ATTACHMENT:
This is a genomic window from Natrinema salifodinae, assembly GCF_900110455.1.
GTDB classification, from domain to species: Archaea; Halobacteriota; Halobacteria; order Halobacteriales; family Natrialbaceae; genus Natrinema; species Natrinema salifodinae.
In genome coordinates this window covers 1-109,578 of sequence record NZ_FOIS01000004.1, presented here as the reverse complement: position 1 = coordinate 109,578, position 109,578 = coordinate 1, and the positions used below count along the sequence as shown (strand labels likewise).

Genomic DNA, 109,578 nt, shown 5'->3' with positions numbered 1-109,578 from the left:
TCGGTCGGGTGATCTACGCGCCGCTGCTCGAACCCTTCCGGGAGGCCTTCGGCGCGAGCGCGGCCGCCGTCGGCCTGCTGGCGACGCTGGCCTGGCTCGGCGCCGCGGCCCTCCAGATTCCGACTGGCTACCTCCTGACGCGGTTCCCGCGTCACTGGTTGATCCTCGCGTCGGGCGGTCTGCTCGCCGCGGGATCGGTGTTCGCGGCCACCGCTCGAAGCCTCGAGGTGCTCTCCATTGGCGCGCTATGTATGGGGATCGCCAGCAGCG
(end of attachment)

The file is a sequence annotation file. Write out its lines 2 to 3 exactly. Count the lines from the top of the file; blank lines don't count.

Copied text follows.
GTDB classification, from domain to species: Archaea; Halobacteriota; Halobacteria; order Halobacteriales; family Natrialbaceae; genus Natrinema; species Natrinema salifodinae.
In genome coordinates this window covers 1-109,578 of sequence record NZ_FOIS01000004.1, presented here as the reverse complement: position 1 = coordinate 109,578, position 109,578 = coordinate 1, and the positions used below count along the sequence as shown (strand labels likewise).